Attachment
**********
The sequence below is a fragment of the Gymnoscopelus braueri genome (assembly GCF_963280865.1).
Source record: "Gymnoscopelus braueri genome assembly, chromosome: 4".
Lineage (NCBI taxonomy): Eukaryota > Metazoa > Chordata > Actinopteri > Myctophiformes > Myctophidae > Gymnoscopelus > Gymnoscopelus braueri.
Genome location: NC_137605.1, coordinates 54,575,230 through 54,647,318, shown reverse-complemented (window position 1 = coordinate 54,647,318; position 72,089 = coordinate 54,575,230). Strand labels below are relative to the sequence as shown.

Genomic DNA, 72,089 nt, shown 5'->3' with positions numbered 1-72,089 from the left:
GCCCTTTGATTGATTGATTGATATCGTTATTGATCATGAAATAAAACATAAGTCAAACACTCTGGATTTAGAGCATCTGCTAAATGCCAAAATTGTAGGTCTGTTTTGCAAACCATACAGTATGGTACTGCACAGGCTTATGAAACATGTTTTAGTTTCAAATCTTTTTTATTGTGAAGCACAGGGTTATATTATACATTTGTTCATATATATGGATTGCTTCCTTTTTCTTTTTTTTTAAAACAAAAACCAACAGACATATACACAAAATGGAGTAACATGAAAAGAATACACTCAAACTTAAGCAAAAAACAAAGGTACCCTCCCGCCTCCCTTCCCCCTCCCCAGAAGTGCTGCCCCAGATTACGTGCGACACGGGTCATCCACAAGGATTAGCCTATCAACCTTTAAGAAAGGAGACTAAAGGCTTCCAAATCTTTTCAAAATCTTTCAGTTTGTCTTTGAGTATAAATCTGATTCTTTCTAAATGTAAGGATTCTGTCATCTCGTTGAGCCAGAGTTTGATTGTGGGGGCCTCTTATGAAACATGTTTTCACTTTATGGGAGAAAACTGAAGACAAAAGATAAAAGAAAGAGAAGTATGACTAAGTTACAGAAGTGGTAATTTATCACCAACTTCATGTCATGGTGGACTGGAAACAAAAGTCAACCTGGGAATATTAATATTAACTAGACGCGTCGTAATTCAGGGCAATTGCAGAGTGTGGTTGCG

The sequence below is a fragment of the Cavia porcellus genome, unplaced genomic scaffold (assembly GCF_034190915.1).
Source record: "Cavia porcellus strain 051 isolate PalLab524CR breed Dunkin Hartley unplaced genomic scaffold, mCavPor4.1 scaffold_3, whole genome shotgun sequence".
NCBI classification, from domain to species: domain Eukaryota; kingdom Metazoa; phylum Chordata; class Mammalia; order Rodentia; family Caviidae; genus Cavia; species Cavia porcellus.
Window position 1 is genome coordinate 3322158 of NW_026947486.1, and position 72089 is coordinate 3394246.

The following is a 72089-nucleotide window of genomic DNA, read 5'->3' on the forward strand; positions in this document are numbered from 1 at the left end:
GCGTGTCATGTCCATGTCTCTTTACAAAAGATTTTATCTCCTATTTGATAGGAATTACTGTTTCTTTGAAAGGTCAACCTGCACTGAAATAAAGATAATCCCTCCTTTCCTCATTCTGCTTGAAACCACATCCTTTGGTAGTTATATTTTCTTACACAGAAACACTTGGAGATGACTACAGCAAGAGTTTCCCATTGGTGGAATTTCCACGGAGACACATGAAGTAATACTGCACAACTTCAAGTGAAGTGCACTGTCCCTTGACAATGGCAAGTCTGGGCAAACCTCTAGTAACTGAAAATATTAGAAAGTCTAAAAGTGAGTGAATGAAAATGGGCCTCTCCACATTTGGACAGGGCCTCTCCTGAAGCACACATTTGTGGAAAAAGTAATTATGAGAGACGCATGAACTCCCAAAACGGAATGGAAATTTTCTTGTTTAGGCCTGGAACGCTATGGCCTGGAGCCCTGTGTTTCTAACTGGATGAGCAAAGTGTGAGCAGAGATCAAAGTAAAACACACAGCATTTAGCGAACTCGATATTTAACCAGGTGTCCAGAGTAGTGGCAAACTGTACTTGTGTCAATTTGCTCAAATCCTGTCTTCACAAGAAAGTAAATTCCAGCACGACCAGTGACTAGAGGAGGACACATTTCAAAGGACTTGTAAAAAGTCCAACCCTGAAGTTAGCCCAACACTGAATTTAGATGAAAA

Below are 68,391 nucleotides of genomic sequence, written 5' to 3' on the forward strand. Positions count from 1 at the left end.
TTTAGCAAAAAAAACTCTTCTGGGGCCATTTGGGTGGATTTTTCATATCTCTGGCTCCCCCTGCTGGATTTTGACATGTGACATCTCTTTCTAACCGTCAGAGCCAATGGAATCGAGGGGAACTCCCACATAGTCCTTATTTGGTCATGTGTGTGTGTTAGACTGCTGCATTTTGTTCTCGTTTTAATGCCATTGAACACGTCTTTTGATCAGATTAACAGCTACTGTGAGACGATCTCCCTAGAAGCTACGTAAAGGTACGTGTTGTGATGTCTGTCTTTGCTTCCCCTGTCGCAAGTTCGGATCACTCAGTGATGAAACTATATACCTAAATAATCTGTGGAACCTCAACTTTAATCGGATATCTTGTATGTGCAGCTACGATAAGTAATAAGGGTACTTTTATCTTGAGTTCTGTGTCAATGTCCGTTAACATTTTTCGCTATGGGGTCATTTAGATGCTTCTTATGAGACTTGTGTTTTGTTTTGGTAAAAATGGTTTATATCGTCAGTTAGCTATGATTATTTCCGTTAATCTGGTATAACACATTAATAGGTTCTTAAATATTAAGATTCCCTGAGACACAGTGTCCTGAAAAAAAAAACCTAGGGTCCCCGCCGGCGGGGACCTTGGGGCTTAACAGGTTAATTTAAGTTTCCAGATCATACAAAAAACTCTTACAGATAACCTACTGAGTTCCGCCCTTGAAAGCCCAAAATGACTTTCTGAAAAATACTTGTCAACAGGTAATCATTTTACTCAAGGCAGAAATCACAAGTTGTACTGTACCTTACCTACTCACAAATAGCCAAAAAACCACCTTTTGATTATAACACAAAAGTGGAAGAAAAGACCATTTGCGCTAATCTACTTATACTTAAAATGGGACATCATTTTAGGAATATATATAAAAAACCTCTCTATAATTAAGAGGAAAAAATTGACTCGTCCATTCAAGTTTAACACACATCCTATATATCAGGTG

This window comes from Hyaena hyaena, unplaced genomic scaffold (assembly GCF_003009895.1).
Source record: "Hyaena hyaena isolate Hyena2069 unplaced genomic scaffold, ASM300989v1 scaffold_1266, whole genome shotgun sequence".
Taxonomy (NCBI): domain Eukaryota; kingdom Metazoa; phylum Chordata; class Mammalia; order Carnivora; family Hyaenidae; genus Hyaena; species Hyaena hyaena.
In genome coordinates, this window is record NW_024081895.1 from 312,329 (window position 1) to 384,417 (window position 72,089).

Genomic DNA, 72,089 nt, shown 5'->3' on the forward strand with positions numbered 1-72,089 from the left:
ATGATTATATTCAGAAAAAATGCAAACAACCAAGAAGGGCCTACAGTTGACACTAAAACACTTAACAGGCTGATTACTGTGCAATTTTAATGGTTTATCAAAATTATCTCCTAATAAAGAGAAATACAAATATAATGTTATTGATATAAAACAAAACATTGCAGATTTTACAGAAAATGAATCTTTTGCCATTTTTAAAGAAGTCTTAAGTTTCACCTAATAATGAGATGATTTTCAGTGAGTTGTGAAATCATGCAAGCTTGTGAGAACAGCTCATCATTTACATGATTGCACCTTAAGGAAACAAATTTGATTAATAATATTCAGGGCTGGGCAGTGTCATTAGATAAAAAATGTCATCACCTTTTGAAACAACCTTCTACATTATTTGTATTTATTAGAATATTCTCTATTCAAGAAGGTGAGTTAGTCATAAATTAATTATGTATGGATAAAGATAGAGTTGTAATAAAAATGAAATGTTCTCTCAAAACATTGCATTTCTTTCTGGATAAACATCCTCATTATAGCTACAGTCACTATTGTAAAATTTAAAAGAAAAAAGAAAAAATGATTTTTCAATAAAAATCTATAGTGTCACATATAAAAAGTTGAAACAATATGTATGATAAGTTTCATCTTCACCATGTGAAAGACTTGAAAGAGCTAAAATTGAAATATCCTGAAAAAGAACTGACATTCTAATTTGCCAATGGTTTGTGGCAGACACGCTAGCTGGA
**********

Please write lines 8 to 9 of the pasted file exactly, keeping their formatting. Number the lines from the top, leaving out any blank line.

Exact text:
Source record: "Cavia porcellus strain 051 isolate PalLab524CR breed Dunkin Hartley unplaced genomic scaffold, mCavPor4.1 scaffold_3, whole genome shotgun sequence".
NCBI classification, from domain to species: domain Eukaryota; kingdom Metazoa; phylum Chordata; class Mammalia; order Rodentia; family Caviidae; genus Cavia; species Cavia porcellus.